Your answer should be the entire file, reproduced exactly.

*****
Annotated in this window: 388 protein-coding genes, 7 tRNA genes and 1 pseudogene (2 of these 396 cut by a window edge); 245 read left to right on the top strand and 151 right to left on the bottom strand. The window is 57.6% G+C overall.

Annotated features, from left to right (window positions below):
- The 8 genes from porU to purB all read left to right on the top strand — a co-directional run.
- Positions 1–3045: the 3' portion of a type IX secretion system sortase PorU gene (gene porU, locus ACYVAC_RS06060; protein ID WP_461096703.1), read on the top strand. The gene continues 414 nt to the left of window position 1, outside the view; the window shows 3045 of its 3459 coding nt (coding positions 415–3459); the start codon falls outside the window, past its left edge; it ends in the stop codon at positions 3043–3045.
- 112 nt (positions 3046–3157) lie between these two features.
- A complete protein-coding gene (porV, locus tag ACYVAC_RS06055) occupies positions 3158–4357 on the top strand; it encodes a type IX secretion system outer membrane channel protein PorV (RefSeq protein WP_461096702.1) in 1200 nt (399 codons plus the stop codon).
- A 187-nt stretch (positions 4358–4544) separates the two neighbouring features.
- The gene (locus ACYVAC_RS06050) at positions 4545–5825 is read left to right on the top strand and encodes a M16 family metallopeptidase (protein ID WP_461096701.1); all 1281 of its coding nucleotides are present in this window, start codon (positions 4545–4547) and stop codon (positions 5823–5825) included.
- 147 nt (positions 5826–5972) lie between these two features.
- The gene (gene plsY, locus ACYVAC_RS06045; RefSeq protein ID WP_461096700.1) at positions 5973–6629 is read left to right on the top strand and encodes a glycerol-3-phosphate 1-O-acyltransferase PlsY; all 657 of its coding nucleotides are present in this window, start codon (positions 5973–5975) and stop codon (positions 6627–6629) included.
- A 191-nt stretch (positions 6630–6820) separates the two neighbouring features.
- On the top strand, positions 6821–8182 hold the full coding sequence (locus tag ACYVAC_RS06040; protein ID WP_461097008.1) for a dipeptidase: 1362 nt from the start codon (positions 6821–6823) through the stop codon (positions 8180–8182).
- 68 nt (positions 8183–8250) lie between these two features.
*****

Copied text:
Annotated in this window: 388 protein-coding genes, 7 tRNA genes and 1 pseudogene (2 of these 396 cut by a window edge); 245 read left to right on the top strand and 151 right to left on the bottom strand. The window is 57.6% G+C overall.

Annotated features, from left to right (window positions below):
- The 8 genes from porU to purB all read left to right on the top strand — a co-directional run.
- Positions 1–3045: the 3' portion of a type IX secretion system sortase PorU gene (gene porU, locus ACYVAC_RS06060; protein ID WP_461096703.1), read on the top strand. The gene continues 414 nt to the left of window position 1, outside the view; the window shows 3045 of its 3459 coding nt (coding positions 415–3459); the start codon falls outside the window, past its left edge; it ends in the stop codon at positions 3043–3045.
- 112 nt (positions 3046–3157) lie between these two features.
- A complete protein-coding gene (porV, locus tag ACYVAC_RS06055) occupies positions 3158–4357 on the top strand; it encodes a type IX secretion system outer membrane channel protein PorV (RefSeq protein WP_461096702.1) in 1200 nt (399 codons plus the stop codon).
- A 187-nt stretch (positions 4358–4544) separates the two neighbouring features.
- The gene (locus ACYVAC_RS06050) at positions 4545–5825 is read left to right on the top strand and encodes a M16 family metallopeptidase (protein ID WP_461096701.1); all 1281 of its coding nucleotides are present in this window, start codon (positions 4545–4547) and stop codon (positions 5823–5825) included.
- 147 nt (positions 5826–5972) lie between these two features.
- The gene (gene plsY, locus ACYVAC_RS06045; RefSeq protein ID WP_461096700.1) at positions 5973–6629 is read left to right on the top strand and encodes a glycerol-3-phosphate 1-O-acyltransferase PlsY; all 657 of its coding nucleotides are present in this window, start codon (positions 5973–5975) and stop codon (positions 6627–6629) included.
- A 191-nt stretch (positions 6630–6820) separates the two neighbouring features.
- On the top strand, positions 6821–8182 hold the full coding sequence (locus tag ACYVAC_RS06040; protein ID WP_461097008.1) for a dipeptidase: 1362 nt from the start codon (positions 6821–6823) through the stop codon (positions 8180–8182).
- 68 nt (positions 8183–8250) lie between these two features.